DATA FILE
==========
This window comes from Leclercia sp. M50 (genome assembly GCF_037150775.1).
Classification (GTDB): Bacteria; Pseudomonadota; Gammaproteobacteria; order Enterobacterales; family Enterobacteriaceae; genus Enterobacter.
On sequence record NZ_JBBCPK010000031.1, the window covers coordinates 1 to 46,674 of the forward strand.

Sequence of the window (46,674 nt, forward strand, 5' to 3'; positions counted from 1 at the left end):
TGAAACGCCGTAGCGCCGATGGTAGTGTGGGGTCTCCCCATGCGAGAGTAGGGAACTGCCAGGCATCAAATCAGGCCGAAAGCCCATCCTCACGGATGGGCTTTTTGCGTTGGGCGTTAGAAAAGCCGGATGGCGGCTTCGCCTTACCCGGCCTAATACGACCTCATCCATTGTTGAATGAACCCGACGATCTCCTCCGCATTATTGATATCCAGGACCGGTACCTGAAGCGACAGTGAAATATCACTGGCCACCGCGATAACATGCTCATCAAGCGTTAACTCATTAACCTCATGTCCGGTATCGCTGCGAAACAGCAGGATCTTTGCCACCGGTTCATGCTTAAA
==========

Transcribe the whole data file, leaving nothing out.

This window comes from Leclercia sp. M50 (genome assembly GCF_037150775.1).
Classification (GTDB): Bacteria; Pseudomonadota; Gammaproteobacteria; order Enterobacterales; family Enterobacteriaceae; genus Enterobacter.
On sequence record NZ_JBBCPK010000031.1, the window covers coordinates 1 to 46,674 of the forward strand.

Sequence of the window (46,674 nt, forward strand, 5' to 3'; positions counted from 1 at the left end):
TGAAACGCCGTAGCGCCGATGGTAGTGTGGGGTCTCCCCATGCGAGAGTAGGGAACTGCCAGGCATCAAATCAGGCCGAAAGCCCATCCTCACGGATGGGCTTTTTGCGTTGGGCGTTAGAAAAGCCGGATGGCGGCTTCGCCTTACCCGGCCTAATACGACCTCATCCATTGTTGAATGAACCCGACGATCTCCTCCGCATTATTGATATCCAGGACCGGTACCTGAAGCGACAGTGAAATATCACTGGCCACCGCGATAACATGCTCATCAAGCGTTAACTCATTAACCTCATGTCCGGTATCGCTGCGAAACAGCAGGATCTTTGCCACCGGTTCATGCTTAAA